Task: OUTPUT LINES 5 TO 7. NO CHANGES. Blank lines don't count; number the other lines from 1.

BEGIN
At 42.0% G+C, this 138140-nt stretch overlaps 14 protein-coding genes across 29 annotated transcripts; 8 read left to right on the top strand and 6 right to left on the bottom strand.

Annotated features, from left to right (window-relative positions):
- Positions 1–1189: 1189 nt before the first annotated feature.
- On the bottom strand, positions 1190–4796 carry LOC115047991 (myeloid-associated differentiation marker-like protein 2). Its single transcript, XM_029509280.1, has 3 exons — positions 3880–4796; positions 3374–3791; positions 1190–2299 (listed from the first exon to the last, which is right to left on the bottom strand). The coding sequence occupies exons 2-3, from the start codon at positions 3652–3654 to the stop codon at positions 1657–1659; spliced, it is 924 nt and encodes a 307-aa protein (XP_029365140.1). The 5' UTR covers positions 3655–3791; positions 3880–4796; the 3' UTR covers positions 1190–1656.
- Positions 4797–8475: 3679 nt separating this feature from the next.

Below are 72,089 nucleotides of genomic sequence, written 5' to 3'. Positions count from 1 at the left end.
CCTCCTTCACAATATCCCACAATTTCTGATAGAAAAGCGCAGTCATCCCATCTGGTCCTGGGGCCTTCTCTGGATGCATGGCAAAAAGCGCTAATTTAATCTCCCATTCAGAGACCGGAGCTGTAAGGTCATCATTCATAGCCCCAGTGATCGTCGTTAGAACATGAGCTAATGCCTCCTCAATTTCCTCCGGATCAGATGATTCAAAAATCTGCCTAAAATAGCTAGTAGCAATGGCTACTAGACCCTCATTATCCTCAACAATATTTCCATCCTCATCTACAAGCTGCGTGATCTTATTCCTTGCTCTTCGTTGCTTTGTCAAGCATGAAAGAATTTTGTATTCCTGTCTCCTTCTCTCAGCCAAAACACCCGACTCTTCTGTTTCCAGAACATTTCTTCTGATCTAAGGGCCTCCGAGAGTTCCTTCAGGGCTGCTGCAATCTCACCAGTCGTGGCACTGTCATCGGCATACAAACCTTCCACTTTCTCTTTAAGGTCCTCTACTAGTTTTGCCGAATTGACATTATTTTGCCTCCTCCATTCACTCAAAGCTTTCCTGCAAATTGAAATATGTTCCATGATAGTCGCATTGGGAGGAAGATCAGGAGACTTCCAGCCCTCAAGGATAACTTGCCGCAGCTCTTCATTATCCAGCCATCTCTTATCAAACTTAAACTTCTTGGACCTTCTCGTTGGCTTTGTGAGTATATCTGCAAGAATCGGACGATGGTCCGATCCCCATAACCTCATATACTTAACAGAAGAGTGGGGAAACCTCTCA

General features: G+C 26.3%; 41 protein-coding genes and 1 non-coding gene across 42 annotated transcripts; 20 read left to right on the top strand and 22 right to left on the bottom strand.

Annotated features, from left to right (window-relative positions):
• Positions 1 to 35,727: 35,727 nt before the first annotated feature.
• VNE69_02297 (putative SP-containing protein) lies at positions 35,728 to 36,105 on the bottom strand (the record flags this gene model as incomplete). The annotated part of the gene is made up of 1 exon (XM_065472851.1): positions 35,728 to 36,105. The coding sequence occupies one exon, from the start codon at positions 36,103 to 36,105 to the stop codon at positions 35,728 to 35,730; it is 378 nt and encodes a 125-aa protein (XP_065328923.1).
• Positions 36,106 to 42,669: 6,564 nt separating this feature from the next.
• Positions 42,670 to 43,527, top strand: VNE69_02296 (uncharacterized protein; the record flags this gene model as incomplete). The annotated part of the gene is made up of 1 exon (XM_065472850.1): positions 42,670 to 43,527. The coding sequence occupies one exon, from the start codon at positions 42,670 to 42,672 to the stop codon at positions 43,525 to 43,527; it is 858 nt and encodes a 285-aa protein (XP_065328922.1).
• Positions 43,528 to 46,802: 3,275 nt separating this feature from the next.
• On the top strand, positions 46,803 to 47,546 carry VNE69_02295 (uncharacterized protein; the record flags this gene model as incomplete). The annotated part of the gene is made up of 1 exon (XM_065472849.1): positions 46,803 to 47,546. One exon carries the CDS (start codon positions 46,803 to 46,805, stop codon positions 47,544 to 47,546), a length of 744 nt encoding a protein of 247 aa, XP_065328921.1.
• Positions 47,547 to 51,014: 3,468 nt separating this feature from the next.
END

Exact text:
- Positions 4797–8475: 3679 nt separating this feature from the next.

Below are 72,089 nucleotides of genomic sequence, written 5' to 3'. Positions count from 1 at the left end.
CCTCCTTCACAATATCCCACAATTTCTGATAGAAAAGCGCAGTCATCCCATCTGGTCCTGGGGCCTTCTCTGGATGCATGGCAAAAAGCGCTAATTTAATCTCCCATTCAGAGACCGGAGCTGTAAGGTCATCATTCATAGCCCCAGTGATCGTCGTTAGAACATGAGCTAATGCCTCCTCAATTTCCTCCGGATCAGATGATTCAAAAATCTGCCTAAAATAGCTAGTAGCAATGGCTACTAGACCCTCATTATCCTCAACAATATTTCCATCCTCATCTACAAGCTGCGTGATCTTATTCCTTGCTCTTCGTTGCTTTGTCAAGCATGAAAGAATTTTGTATTCCTGTCTCCTTCTCTCAGCCAAAACACCCGACTCTTCTGTTTCCAGAACATTTCTTCTGATCTAAGGGCCTCCGAGAGTTCCTTCAGGGCTGCTGCAATCTCACCAGTCGTGGCACTGTCATCGGCATACAAACCTTCCACTTTCTCTTTAAGGTCCTCTACTAGTTTTGCCGAATTGACATTATTTTGCCTCCTCCATTCACTCAAAGCTTTCCTGCAAATTGAAATATGTTCCATGATAGTCGCATTGGGAGGAAGATCAGGAGACTTCCAGCCCTCAAGGATAACTTGCCGCAGCTCTTCATTATCCAGCCATCTCTTATCAAACTTAAACTTCTTGGACCTTCTCGTTGGCTTTGTGAGTATATCTGCAAGAATCGGACGATGGTCCGATCCCCATAACCTCATATACTTAACAGAAGAGTGGGGAAACCTCTCA